“MANY of our readers will doubtless remember that within the last two years an effort was made to raise subscriptions for the purpose of erecting a monument to the late Josiah Wedgwood, the father, we may call him, of English pottery, and the introducer of that peculiar kind of ware which bears his name, and has attained such a world-wide renown. Until this devoted and talented potter arose, ceramic art was at a very low ebb in this country, and no one felt it and regretted it more than himself. Until he ventured upon the task, the reproduction of the forms witli which the Etrurian potter clothed his plastic material was not thoughtof, or, if so, only as an Utopian dream. Wedgwood knew the properties of the clay with which he had been accustomed to deal, he knew the skill of the men with whom he had worked, and the art-love evinced by them, and which sighed for the opportunity of raising their craft above the level to whicli it had sunk. With the ” willow ” ware and the common delph they were alike disgusted, and urged on by an irresistible desire to implant a purer taste in the minds of the public, he resolved to travel, to judge for liimself of the art-treasures of that renowned province — of those art-celebrities, the Etruscans. To examine also the properties of the materials by which these art-productions were made, was likewise one of the great objects he had in view.
Wedgwood therefore travelled. He explored Etruria, dived into the arcana of the art-epochs of the Assyrians and their contemporaries, spent many years in laborious research, and returned to this country to give effect to those day dreams which haunted him; to give life and animation, beauty and symmetry, to the hitherto crude productions of the Staffordshire potteries, and to display to the world the power that mind has over matter, and the potter over the rude materials which he had hitherto been led to believe incapable of receiving the impress of forms more refined or more correct than those which time had handed down as the type of the ponderous art and skill of the Egyptians.
The result of all this labor— of this devotion to the craft with which he was identified — we all know. The ” Wedgwood ware ” has found its way over the length and breadth of the land, is valued in the United States, and sought for in all our colonies — nay, even on the Continent, and in the regions made sacred through classic lore, it is sought after as one of the most valued contributions to science and art, and has become essentially a modern requirement. So wedded was he to the art displayed by the Etruscans, so intensely wrapt up in their ceramic productions in material, as well as form, that he named the district in which his works were situate ” Etruria ” — a spot the most renowned even of those well-known spaces for which, unitedly, their staple manufacture has earned the title of “Potteries.”
To worthily commemorate, therefore, the life and labors of this justly great man, the inhabitants of Burslem, Etruria, Newcastle, Hanley, Stoke, Longton, &c., resolved to unite and erect a memorial in some locality which was consecrated as it were by his labors. In very few months a goodly sum was raised, and with it th6 question as to the shape the memorial should assume. Guided, perhaps, in some little measure, by the decision of the committee, in the matter of the ” Minton Memorial ” (which was eminently utilitarian in its character, resolving itself into a building for public baths, Sec, for the inhabitants of Stoke-upon-Trent), and feeling the want of a suitable home in that district for ” art and science,” they resolved to supply that long-felt want, and associate with the building the name of that man whose whole life was one long series of devotion to its welfare and advancement. After much deliberation. ” fnstructions,” believed to be ample and complete, were drawn up, and the whole profession of architects invited to compete for the honor of being associated with a building which would stand as a beacon to future generations, pointing to them at once the goal which rightly directed labor may reach, and the reward which follows, and which crowns the brave heart that grapples with the difficulties of the contest, and fights its way to success.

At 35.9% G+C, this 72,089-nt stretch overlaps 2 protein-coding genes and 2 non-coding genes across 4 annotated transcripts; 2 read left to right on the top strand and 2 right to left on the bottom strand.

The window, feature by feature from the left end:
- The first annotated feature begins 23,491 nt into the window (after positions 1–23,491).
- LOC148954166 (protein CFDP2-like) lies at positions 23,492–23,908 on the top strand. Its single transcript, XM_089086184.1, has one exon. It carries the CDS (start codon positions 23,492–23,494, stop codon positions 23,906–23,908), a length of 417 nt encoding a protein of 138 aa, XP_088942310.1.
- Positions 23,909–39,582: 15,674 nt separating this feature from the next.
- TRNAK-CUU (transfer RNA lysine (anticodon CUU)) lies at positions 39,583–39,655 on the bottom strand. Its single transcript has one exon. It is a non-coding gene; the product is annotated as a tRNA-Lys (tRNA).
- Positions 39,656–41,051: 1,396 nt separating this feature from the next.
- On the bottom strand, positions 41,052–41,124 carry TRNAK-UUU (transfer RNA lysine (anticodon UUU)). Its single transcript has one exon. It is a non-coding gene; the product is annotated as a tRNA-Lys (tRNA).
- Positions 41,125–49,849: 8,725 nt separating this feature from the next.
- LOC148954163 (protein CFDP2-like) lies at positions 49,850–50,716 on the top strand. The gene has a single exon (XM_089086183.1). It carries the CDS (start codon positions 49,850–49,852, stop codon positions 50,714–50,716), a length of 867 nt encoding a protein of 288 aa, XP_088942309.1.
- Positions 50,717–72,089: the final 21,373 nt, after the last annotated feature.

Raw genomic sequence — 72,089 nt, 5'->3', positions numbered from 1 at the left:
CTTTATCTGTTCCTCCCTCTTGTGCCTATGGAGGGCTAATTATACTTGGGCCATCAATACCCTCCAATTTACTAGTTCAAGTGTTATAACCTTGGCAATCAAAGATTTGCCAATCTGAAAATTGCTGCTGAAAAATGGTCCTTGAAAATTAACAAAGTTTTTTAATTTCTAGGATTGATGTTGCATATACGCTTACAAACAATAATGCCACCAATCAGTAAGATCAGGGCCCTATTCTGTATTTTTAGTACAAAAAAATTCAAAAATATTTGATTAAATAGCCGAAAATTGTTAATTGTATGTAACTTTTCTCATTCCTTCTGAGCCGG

In the instructions the Committee stipulated for the following accommodation : — A free library, to contain an area of 600 feet ; a room for a reference library: a museum, with 1,200 feet super.; an elementary class-room of like contents ; a ladies’ class-room, 500 feet ; master’s room, &c., with watercloset and lavatory conveniences. There were also to be apartments- provided for a resident keeper.
To this invitation twenty-nine architects responded, and the designs were, through the exertions of the Committee publicly exhibited for several days in the Town-hall of Burslem. Feeling themselves thoroughly, incompetent to deal with the task before them in such a manner as to- arrive at a satisfactory solution of their difficulty, they invited the assistance., of an architect and an artist— the first being the talented designer of the. building in which they were hung (Mr. G. T. Robinson, of Leamington), and the other the master of the School of Art (Mr. llammersley). After. ‘ two days’ hard work, they selected four from among them out of which to choose the premiated designs. The four reported upon by the referees were, as follows :— -” Think well on’t,” by Messrs. Ford and Meyer, of Burslem “Jus supra vim,” by Messrs. Wigginton, Bennett, and Morris, of Dudley- and London ; ” May the Arts flourish,” by Mr. C. H. Cooper, of London ;- and ” Pro bonoPublico,” by Mr. Murray, of Coventry. After further consideration, the Committee ultimately awarded the premium to— first, Messrs. Ford and Meyer, of Burslem ; and, second, Mr. Murray, o£, Coventry. “